Operation delays lead to complaints

PACEMAKER patients have been starved for up to a week as they waited in vain for operations, it has been revealed. Ill heart patients at Ipswich Hospital went without food day after day as they prepared for operations that failed to happen, due to a shortage of beds.

PACEMAKER patients have been starved for up to a week as they waited in vain for operations, it has been revealed.

Ill heart patients at Ipswich Hospital went without food day after day as they prepared for operations that failed to happen, due to a shortage of beds.

Helen Peace, manager of the hospital's Patient Advice and Liaison Service, highlighted the issue to bosses as she reviewed the past year - because it had been the cause of several complaints to the service.

She said: "There have been people who have starved five days a week then got their pacemaker on the sixth day. This is particularly difficult for patients who have diabetes. I think that does need addressing."

PALS has been running since September 2001, to help patients, relatives and carers by resolving problems quickly and efficiently, providing information, and find a resolution to problems.

It also informs people of the hospital's formal complaints procedure and independent advocacy services, and helps flag up gaps in hospital services.

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A year's review of the service showed people had contacted the service 1,025 times a year. The busiest days for complaints, comments, advice seeking and praise, were Mondays, and people aged 66-80 were most likely to contact the service - which is the biggest age group for patients.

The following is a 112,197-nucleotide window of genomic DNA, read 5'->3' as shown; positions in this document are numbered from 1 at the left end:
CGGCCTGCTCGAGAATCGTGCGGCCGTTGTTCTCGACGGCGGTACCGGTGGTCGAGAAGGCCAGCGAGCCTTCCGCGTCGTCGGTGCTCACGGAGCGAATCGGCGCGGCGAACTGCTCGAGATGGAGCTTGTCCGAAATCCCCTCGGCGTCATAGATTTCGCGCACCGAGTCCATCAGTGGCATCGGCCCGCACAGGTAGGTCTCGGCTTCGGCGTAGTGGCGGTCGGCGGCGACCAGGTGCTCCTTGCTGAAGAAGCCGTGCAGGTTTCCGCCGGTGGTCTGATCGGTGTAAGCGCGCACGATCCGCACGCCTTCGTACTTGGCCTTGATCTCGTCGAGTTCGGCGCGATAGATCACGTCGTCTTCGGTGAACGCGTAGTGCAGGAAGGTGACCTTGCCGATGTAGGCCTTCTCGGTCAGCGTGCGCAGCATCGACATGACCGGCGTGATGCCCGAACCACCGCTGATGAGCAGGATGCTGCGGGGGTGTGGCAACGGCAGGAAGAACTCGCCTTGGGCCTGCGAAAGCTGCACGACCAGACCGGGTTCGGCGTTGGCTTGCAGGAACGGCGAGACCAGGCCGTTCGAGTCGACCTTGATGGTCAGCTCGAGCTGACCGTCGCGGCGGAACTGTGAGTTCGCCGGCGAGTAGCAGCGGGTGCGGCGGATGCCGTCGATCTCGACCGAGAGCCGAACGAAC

PALS at Ipswich Hospital already meets 80pc of new medical standards set nationally, which she helped formulate.

Mrs Peace said: "The number of people coming to us is on the increase and we now need a three-telephone line instead of just one. I've noticed that people are coming back to us time after time."

She sometimes phones people who have written to complain, and finds their anger has dispersed and they drop their complaint - which once would have been followed as a formal complaint.

At the hospital board meeting on Friday director of nursing and patient services Clare Barlow praised Mrs Peace's direct referral of problems to management, so action could be taken to resolve problems.

Mrs Peace said: "A lot of it is about people not understanding waiting list times, as they are told at clinics that their operation will happen 'as soon as possible.' That could mean within three weeks to them, but it could be a nine-month wait and that communication could do with being improved."

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